Push Feed rifles..???

Discussion in 'Firearms & Ammunition' started by Sully, Nov 22, 2010.

  1. Sully

    Sully New Member

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    Ive seen comments on the BB here that "push feed rifles" are best left at WalMart..??.. Basically saying they are "no good" and in some cases specifically calling out the Rem model 700.

    So whats wrong with them??
     
  2. Skyline

    Skyline AH Fanatic

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    There are hunters who believe that dangerous game rifles should be controlled round feed and that push feed rifles should not be used for that purpose. Others will disagree. For non-dangerous game hunting I think most hunters do not have an issue with push feed actions. As far as the Remington 700's go, there are a lot of fans. I am not one of them, just don't care for them. Probably has something to do with the fact that I have guided hunters who had the extractor fall apart on them while we were in the field and I have a close friend who is a 'Model 700 Nut' that has had extractors fall apart three times that I know of.

    While there is some merit to the use of CRF actions for DG, the rest is primarily personal likes and dislikes, sometimes influenced by life experience, sometimes not.
     
  3. Sully

    Sully New Member

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    Mucho thanks. What Id be using one for would NOT be dangerous game...but the extractor "thingy" is certainly nice to know. Again...much thanks
     
  4. Skyline

    Skyline AH Fanatic

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    No problem. A common fix for quite a while to the extractor problem was to have the stock Remington extractor replaced by a gunsmith with a Sako extractor, which are more robust. I have heard the problem with Remington extractors has been fixed, others say it isn't. I honestly do not know where that is at these days with the new production 700's. I know some people have quality control issues with them. Opinions abound. LOL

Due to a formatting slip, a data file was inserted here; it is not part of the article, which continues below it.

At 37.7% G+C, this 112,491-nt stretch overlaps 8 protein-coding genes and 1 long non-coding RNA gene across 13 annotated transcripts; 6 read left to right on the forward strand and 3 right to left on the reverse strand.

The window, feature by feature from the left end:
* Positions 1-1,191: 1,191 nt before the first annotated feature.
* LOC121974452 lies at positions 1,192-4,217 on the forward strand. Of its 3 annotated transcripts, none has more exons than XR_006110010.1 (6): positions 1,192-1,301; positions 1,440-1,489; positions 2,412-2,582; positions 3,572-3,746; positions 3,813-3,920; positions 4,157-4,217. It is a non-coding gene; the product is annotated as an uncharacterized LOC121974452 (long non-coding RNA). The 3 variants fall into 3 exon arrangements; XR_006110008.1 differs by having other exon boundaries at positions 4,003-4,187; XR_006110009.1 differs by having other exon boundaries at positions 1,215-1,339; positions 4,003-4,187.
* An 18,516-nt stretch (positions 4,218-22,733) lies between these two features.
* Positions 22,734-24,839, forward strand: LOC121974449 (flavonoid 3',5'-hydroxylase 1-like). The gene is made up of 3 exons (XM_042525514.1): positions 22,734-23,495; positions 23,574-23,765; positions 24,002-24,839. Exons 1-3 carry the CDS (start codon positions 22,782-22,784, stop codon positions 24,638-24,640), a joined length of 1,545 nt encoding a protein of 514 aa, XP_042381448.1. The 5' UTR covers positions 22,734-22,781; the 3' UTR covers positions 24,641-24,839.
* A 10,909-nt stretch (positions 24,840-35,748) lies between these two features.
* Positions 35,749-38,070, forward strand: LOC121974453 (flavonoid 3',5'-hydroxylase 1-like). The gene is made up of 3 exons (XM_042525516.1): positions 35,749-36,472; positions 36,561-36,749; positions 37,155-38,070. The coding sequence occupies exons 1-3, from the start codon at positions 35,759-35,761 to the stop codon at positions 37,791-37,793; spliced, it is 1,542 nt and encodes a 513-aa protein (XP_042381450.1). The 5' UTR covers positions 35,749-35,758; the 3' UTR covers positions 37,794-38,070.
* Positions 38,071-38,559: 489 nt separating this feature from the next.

Cheers!
     
  5. Calle

    Calle AH Member

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    I have heard that one benefit of controlled round feeding is good if you have to to use the gun up side down with a lion on top of yourself.
     
  6. One eye

    One eye New Member

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    LOL! I guess that is another way of looking at it ;-)
    Dan
     
  7. Bruce Fletcher

    Bruce Fletcher AH Member

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    I looked up this subject to see what people on this forum have said about control round actions. The reason being I have not bought my first African rifle yet and wanted opinions. Myself I have hunted with a Remington 700 all of my life. I bought a 30-06 when I was 14 and it's still my main rifle for Deer, Pronghorn and Elk. I have never had an extractor problem or a trigger problem. I know where the bullets are going to go. Just today I watched a video on this site with a hunter going after Elephant and was using a Remington 700 in 416 Remington magnum. The guy has hunted worldwide. Also saw a guy hunt buffalo with a model 700 on another video. I am wondering if the controlled round feeding vs non-controlled is an issue that is more invention of a problem than a real one?
     
  8. buffybr

    buffybr AH Veteran

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    For almost 50 years, most of my big game hunting has been with push feed rifles. It wasn't until I started reading internet forums that I learned that there was a big deal about push feed rifles. Most of my rifles are push feed, but I do have 2 Mark X Mausers that are control feed.

    On the 4 hunts that I've done in Africa, all were done with push feed rifles. Three of the rifles were Rem 700s (including the .375 RUM in my avatar), and the fourth was a Weatherby Vanguard. I have never had an issue or problem with feeding, extracting, triggers, bolts, or safeties with any of my rifles, but I suppose that Murphy could strike anytime...
     
  9. Pheroze

    Pheroze BRONZE SUPPORTER AH Veteran